Tracking Medieval Orientalism: Religion and Gender in Le Conte de Floire et Blanchefleur
- Author(s): Le, Anne
- et al.
Gender has been an extremely lively area of research for decades, and this is especially true in medieval studies. Recently, medievalists have directed efforts to understanding cross-cultural and cross-religious contacts. However, these two research directions-- gender and cross-cultural encounters-- have yet to merge in a sustained exploration. My project aims to investigate the link between religious difference and gendering in a study of Le Conte de Floire et Blanchefleur. This romance crafts a narrative that suggests that there is a correlation, if not causation, between religious status and gender presentation. Floire is a pagan (though presumably Muslim) prince who falls in love with Blanchefleur, who is the daughter of aChristian servant. The young prince voyages to the East to save his beloved from the clutches of an emir. However, what is curious is the process of religious conversion he undergoes and the resulting changes in his appearance as his journey progresses. His travels and the people heencounters apper to function to underscore Floire’s various attributes. One can trace how Floire’s physical appearance changes from something feminine to masculine as he assumes a Christian identity through his rescue quest and conversion.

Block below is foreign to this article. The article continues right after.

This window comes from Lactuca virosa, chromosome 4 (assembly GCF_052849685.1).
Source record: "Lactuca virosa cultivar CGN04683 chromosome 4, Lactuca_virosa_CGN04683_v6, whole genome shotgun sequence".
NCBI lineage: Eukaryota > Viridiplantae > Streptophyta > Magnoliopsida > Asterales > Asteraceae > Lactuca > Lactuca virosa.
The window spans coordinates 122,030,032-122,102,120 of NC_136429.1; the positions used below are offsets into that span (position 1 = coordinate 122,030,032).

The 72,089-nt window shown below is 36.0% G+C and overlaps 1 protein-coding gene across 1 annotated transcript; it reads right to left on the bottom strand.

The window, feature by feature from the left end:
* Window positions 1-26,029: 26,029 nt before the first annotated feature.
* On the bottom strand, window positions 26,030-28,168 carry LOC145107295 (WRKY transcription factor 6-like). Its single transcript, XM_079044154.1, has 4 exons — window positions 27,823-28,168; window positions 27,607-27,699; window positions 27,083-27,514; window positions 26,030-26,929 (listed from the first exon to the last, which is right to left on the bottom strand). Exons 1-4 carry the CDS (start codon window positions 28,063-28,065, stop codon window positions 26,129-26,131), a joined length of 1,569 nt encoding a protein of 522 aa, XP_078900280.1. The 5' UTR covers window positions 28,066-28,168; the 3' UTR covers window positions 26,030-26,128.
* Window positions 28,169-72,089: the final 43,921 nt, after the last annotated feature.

Floire’s metamorphosis is compelling in that is it an inversion of the later medieval paradigm of Saracen women falling in love with Christian men. I plan to examine the significance of Floire’s inversion and conversion toward Christianity and masculinity. The text offers one of the earliest examples of gendering discourse in the romance genre, and it is distinct from the later conversion tales that involve Saracen women. The project will thus examine the topos of converted Saracen women in other medieval texts that deal with issues of gender and religious difference in order to understand how potentially transgressive Floire’s transformation is. This comparative investigation would elucidate if Floire et Blanchefleur is unique in how it treats gender and religion in a multicultural context. The romance offers a glimpse into some medieval French notions of the Other through this lens of travel, which uncovers attitudes toward gender and religion.